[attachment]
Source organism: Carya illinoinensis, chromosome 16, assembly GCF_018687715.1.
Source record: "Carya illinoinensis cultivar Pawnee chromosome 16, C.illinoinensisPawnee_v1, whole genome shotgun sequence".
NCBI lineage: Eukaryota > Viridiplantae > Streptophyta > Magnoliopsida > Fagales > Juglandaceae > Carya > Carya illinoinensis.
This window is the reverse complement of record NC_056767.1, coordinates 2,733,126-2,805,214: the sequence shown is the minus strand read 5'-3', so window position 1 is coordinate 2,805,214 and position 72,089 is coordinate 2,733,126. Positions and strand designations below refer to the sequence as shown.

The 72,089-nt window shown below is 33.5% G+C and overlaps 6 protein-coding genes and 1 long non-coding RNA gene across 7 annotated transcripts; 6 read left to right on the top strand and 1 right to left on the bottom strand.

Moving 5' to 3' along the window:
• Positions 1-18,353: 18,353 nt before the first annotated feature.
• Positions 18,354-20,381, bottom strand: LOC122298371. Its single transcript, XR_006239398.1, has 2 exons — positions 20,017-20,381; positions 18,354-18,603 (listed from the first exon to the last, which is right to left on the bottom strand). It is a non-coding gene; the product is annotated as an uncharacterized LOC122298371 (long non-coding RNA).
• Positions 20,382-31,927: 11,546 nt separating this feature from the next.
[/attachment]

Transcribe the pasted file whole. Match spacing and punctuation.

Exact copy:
Source organism: Carya illinoinensis, chromosome 16, assembly GCF_018687715.1.
Source record: "Carya illinoinensis cultivar Pawnee chromosome 16, C.illinoinensisPawnee_v1, whole genome shotgun sequence".
NCBI lineage: Eukaryota > Viridiplantae > Streptophyta > Magnoliopsida > Fagales > Juglandaceae > Carya > Carya illinoinensis.
This window is the reverse complement of record NC_056767.1, coordinates 2,733,126-2,805,214: the sequence shown is the minus strand read 5'-3', so window position 1 is coordinate 2,805,214 and position 72,089 is coordinate 2,733,126. Positions and strand designations below refer to the sequence as shown.

The 72,089-nt window shown below is 33.5% G+C and overlaps 6 protein-coding genes and 1 long non-coding RNA gene across 7 annotated transcripts; 6 read left to right on the top strand and 1 right to left on the bottom strand.

Moving 5' to 3' along the window:
• Positions 1-18,353: 18,353 nt before the first annotated feature.
• Positions 18,354-20,381, bottom strand: LOC122298371. Its single transcript, XR_006239398.1, has 2 exons — positions 20,017-20,381; positions 18,354-18,603 (listed from the first exon to the last, which is right to left on the bottom strand). It is a non-coding gene; the product is annotated as an uncharacterized LOC122298371 (long non-coding RNA).
• Positions 20,382-31,927: 11,546 nt separating this feature from the next.